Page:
Do we have anything in common with the villains of the Bible?
The sins of wrath, idolatry, and abuse of power are closer to us than we think. How do we guard against them? We learn not only by following moral exemplars—we also need to look at the warnings of lives gone wrong.
In this fictionalized narrative, JR. Forasteros reintroduces us to some of the most villainous characters of Scripture. He shows us what we can learn from their negative examples, with figures such as Cain, Jezebel, King Herod, and even Satan serving as cautionary tales of sin and temptation. Forasteros vividly tells their stories to help us understand their motivations, and his astute biblical and cultural exposition points out what we often miss about their lives.
We soon discover that we might have more in common with these characters than we would like to admit. Take a fresh look at the scoundrels of Scripture, and find sound pastoral guidance here to walk the path of righteousness.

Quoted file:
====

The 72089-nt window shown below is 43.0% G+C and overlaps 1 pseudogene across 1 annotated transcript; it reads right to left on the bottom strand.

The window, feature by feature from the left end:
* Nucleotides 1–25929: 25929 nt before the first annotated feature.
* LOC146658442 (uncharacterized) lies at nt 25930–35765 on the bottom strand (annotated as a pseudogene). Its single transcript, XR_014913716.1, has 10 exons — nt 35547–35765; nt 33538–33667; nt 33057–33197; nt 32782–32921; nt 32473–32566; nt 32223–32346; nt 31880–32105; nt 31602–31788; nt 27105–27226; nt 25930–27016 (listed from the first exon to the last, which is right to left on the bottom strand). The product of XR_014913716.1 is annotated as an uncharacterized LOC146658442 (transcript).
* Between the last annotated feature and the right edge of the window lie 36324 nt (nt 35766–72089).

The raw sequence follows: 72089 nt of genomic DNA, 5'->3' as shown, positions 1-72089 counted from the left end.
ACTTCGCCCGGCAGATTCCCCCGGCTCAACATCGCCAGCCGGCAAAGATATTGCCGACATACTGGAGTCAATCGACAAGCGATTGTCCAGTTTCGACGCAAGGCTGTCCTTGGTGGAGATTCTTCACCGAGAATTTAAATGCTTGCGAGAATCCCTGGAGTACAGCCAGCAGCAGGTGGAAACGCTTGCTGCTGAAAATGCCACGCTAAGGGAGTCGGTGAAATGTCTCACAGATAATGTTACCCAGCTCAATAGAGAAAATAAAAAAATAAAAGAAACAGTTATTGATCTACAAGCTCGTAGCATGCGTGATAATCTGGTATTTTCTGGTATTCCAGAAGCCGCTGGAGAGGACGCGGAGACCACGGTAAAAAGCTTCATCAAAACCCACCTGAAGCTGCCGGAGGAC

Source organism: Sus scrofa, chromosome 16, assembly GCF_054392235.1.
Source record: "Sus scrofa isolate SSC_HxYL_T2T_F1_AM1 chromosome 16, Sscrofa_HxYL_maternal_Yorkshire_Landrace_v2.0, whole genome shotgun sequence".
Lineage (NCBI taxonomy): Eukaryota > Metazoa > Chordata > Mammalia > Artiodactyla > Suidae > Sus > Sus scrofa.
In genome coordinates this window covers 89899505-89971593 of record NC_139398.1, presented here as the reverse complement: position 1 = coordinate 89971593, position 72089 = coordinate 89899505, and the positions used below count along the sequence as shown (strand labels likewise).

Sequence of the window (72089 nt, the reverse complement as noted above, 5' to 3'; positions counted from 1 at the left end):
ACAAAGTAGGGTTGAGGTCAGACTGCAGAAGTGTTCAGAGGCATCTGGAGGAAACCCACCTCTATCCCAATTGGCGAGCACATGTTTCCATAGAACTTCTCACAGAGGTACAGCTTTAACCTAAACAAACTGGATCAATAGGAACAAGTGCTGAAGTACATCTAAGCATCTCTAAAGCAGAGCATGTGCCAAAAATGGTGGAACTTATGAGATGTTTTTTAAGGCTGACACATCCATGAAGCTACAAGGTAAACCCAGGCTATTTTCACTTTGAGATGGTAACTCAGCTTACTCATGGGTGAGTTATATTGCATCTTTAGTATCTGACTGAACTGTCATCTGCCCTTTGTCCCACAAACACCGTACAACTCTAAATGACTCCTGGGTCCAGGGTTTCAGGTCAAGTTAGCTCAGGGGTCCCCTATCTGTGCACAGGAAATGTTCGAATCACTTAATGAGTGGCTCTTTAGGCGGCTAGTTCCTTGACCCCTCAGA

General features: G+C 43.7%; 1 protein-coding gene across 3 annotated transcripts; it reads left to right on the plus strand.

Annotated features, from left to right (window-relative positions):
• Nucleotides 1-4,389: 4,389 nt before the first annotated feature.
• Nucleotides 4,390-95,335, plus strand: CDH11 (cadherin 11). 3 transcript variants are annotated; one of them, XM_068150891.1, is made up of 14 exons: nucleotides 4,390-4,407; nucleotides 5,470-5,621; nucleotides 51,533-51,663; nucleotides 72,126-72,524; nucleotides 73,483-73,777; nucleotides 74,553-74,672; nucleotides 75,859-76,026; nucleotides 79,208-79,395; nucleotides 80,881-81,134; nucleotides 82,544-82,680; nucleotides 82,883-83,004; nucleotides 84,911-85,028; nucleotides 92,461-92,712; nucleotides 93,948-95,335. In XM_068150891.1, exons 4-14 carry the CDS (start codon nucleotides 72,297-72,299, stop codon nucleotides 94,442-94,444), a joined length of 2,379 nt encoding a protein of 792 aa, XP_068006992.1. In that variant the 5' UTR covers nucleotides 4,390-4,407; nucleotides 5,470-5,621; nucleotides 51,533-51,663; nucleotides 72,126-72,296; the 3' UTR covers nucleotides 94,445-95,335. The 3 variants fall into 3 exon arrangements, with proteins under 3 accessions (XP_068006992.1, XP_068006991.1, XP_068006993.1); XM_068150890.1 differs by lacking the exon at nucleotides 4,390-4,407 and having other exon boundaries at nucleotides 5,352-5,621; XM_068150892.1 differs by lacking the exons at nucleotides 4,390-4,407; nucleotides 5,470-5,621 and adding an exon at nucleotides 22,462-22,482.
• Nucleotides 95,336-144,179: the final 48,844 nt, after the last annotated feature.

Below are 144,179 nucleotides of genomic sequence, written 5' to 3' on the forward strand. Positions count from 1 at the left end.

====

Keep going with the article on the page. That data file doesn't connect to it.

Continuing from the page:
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A tendency of triumphalist Christianity and American exceptionalism, and really just human pride, is that it tends more and more toward ignoring its own weaknesses and sin. Empathy for the Devil helps curb this tendency by exploring the shapes and contours, the colors and smells, of our faults. These expanded and gentler retellings of biblical villains' stories create much-needed space for our own brokenness and for God's grace to transform, not just triumph over, the devil in all of us.
Sometimes we get closer to truth by taking the opposite perspective from the one we typically take. Empathy for the Devil gets us closer to truth by exploring the dark side, the devil's side. Like a series of narrative proverbs, we can learn something about what is right by looking closely at what is wrong.
Reading Empathy for the Devil is like realizing your whole life you've been trying to see the stars through the wrong end of the telescope. Carefully researched and creatively written, Empathy for the Devil gives us a new kind of Copernican Revolution. It reframes the way we think about the other and the Other. I feel like I can see the stars with fresh eyes—or maybe for the first time.